The family of a terminally ill boy who is the only one in Britain with a rare disease are celebrating Christmas months early amid fears he might not live to the end of the year.
Oliver Brown, 11, suffers from an extremely rare disease called Myelodysplastic Syndrome – a blood cancer affecting just four children per million worldwide.
He is the ‘only boy in Britain’ with the disease and at the time of his diagnosis at the age of eight.
Now his family have brought forward Christmas in case Oliver, from Plymouth, Devon, doesn’t make it to December.
Over the last three years, Oliver has undergone two bone marrow transplants, and until very recently was at home recovering with his dad, Mike, and mum Nicola.
Sadly, Oliver’s condition has worsened in recent weeks and the family fear their hopes of him enjoying a proper Christmas may be dashed.
They’ve put up their decorations and tree inside their home, donned their festive jumpers and even put lights outside their home, so he can celebrate with his brother.
Dad Mike, 39, said: “We have the lights up, the tree is up inside, we have the Lego winter village all made.
“The only thing missing is a real Christmas tree but the place we always buy it from doesn’t start selling them until November 17.
“We’re using a live tree at the moment and a fake one in the lounge – but everything else is up like it’s Christmas. The Christmas movies are on, the Christmas songs are playing.”
The Brown’s family home has become a typically festive scene with an array of lights strung outside while inside they have a festive tunes, films and Christmas presents.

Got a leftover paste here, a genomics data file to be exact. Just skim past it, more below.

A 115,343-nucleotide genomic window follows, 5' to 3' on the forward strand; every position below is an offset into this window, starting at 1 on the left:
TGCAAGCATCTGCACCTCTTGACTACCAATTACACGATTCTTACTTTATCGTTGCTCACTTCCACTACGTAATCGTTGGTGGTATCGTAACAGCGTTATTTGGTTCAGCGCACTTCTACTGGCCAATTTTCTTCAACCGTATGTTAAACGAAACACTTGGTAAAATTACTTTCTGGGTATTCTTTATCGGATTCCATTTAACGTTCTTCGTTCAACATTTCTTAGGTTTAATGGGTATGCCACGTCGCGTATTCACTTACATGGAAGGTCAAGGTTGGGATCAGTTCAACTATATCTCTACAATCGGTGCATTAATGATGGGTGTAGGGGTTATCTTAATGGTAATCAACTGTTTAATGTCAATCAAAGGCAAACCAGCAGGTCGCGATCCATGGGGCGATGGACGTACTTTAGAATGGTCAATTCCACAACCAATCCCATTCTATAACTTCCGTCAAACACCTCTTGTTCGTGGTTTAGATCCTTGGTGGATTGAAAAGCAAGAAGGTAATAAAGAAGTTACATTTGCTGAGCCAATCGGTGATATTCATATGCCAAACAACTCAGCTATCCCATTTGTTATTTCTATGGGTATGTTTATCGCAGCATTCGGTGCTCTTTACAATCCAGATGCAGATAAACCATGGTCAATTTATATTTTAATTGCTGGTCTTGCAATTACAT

Mike continued: “I’m sure there’s been a few people driving past thinking, ‘but it’s October’. It is – but we’re having Christmas now.”
Mike said it’s accepted that it is unlikely Oliver will see Christmas which is, like for most children, his favourite time of year.
The family would usually put up the decorations on December 1 and get “a good run” for Oliver and his brother, Benjamin.
He added: “We decided to bring it forward for him and Benjamin, to enjoy together. In our minds he made it to Christmas 2019.
“He loves Christmas, so it’s the right thing for us all.”
Oliver developed Myelodysplastic Syndrome aged eight, as a result of a complicated genetic disorder relating to his GATA2 gene, which also resulted in Oliver being born deaf.
However, after two rounds of tortuous treatment, including two bone marrow transplants, he was told in May there was no further curative options available.
The family say they are now spending whatever time he has left making precious memories.
Earlier this year Oliver fulfilled a dying wish of being a police officer for a day when kind-hearted cops pulled out all the stops to make it happen.
Oliver and his eight-year-old brother Benjamin, together with his mum and dad, were invited for a special VIP day at the force’s headquarters in Middlemoor, Exeter.
He took part in a range of training experiences and many officers came in on their rest days to ensure Oliver’s wish became reality.
He was shown specialist equipment and vehicles, including Armed Response Vehicles, traffic motorcycles, drones and weapons.
Both Oliver and Ben also enjoyed taking part in a simulated rescue of a hostage before they met police dog Boris.